Cable Tech

Ikanos Integrates DSL Chips

On the same day that Alcatel SA (NYSE: ALA; Paris: CGEP:PA) boasts of its DSL (digital subscriber line) market share (see Alcatel Adds to DSL Dominance), startup Ikanos Communications Inc. says it's working on a new product that could help Alcatel's competitors get the upper hand.

Ikanos has decided that the time is right to integrate ADSL (asymmetric DSL) and VDSL (very high-speed DSL) chipsets. Its previous product for the central office, SmartLeap 8100, supports both VDSL and EFM (Ethernet in the First Mile). SmartLeap 8800, which was announced today, is a programmable chipset that adds ADSL to the mix.

Alcatel's dominance hinges on two flavors of DSL -- ADSL and SDSL (symmetric DSL) -- and its leadership in these markets is due largely to the fact that it orginally developed its own chipsets. A couple of months ago, Alcatel sold its chipset business to STMicroelectronics NV (NYSE: STM), which became its preferred supplier (see STM, Alcatel Team on DSL).

Ikanos claims to be one of the leaders in the market for EFM and VDSL chipsets and has announced major customers all over the world, including Sumitomo Electric Industries Ltd. and NEC Corp. (Nasdaq: NIPNY) in Japan; Hyundai Networks Inc. in Korea; Zyxel Communications Co. in Taiwan; VDSL Systems Oy in Finland; and Extreme Networks Inc. (Nasdaq: EXTR) and Turin Networks Inc. in the U.S.

Other vendors, such as Broadcom Corp. (Nasdaq: BRCM) and Infineon Technologies AG (NYSE/Frankfurt: IFX), offer a different chipset for each technology type.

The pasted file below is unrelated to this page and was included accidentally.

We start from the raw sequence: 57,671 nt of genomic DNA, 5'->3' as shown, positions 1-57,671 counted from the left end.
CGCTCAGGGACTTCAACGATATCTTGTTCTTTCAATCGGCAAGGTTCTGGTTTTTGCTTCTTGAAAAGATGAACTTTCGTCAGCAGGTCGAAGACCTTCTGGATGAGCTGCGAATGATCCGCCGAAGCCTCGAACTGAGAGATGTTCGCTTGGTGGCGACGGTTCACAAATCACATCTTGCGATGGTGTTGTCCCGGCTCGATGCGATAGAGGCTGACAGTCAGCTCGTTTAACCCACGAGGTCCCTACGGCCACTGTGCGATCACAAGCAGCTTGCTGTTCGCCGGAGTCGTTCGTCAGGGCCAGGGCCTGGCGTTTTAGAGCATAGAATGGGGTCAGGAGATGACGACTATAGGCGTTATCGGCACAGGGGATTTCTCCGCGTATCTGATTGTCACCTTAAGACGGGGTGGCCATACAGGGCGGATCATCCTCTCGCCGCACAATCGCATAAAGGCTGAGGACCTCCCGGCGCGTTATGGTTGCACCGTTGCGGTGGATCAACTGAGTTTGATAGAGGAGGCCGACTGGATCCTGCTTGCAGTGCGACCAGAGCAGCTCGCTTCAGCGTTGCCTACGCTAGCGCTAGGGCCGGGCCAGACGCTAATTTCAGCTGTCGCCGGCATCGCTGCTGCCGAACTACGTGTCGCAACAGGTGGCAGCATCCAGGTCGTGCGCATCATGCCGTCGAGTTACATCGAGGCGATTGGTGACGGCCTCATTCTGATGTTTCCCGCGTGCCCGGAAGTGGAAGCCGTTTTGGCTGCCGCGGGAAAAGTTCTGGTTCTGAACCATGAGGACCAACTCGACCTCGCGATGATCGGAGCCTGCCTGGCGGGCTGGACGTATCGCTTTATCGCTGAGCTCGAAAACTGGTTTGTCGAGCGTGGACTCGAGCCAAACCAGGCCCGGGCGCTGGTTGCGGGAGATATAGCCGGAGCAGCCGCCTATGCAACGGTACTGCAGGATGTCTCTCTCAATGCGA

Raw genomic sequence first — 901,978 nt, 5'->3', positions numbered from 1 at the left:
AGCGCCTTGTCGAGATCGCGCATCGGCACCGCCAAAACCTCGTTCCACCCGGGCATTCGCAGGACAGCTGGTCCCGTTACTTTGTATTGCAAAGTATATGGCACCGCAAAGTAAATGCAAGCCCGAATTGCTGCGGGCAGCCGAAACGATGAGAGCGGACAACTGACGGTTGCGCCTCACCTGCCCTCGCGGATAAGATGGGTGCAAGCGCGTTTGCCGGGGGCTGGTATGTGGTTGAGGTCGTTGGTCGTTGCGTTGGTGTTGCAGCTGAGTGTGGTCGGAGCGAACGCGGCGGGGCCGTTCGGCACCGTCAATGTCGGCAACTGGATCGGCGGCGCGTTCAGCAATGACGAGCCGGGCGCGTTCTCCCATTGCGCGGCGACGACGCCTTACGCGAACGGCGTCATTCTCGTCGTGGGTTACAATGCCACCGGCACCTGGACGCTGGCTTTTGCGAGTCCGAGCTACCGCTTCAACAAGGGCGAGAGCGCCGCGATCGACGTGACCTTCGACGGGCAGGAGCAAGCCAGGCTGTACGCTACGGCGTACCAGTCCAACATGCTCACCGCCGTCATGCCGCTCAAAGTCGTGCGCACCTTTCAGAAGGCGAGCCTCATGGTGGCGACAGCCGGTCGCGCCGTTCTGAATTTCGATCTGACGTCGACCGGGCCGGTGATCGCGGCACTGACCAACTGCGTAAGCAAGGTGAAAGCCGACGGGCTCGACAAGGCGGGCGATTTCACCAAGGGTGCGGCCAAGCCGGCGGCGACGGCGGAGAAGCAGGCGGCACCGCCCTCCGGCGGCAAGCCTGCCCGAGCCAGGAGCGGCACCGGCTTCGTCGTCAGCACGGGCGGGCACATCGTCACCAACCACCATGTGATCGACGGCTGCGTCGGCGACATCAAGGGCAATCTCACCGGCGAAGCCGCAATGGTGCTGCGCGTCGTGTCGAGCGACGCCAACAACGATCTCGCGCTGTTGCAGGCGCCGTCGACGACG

The products from other chip makers have different upsides. Infineon, for example, offers a chipset that integrates ADSL and voice capabilities, eliminating the need for splitters on the network side (see Alcatel Picks Infineon's DSL Chipset). And Broadcom says it is pushing integration at the line-card level, by putting all the memory, processor and interworking functions typically found on ADSL line cards into the chipset.

The Ikanos solution allows carriers to switch services with a software change. Moving toward VDSL, the tradeoff is generally higher speeds versus shorter distances. ADSL delivers up to 6 Mbit/s upstream (from the central office to the user) over distances of several kilometers, while VDSL reaches speeds of 26 Mbit/s over the much shorter distance of 50 meters. To deploy higher-speed services, the broadband access multiplexer is usually deployed from a remote terminal, bringing it closer to the customer, which makes the prospect of a truck roll even less desirable.

Some customers are willing to back Ikanos publicly. "Because the chips are programmable, we can effectively customize our line cards to suit the particular application demands of each carrier customer, and each deployment environment," says Jussi Mononen, CEO at VDSL Systems. "That kind of flexibility is a strong competitive advantage for us."

Mononen points out another advantage. "With no more development effort than it takes to build a single line card, we are able to offer multiple services for multiple applications and multiple worldwide markets," he says. In fact, the Ikanos chipset supports six different standards of DSL and Ethernet (and if you want to know what they are, see the company's Website).

Only time will tell if Ikanos can steal ADSL market share away from the likes of Broadcom and Infineon. The first hurdle is to get the chip into production, which should be early next year.

Ikanos was founded in 1999 by Behrooz Rezvani, who previously established Advanced Fibre Communications Inc. (AFC)'s (Nasdaq: AFCI) Fremont Design Center, where he managed the development of VDSL and ADSL-lite line cards. He is also editor of the Institute of Electrical and Electronics Engineers Inc. (IEEE) standard for Ethernet in the First Mile. Ikanos has raised $52 million to date (see Ikanos Rakes In $35M).

— Pauline Rigby, Senior Editor, Light Reading

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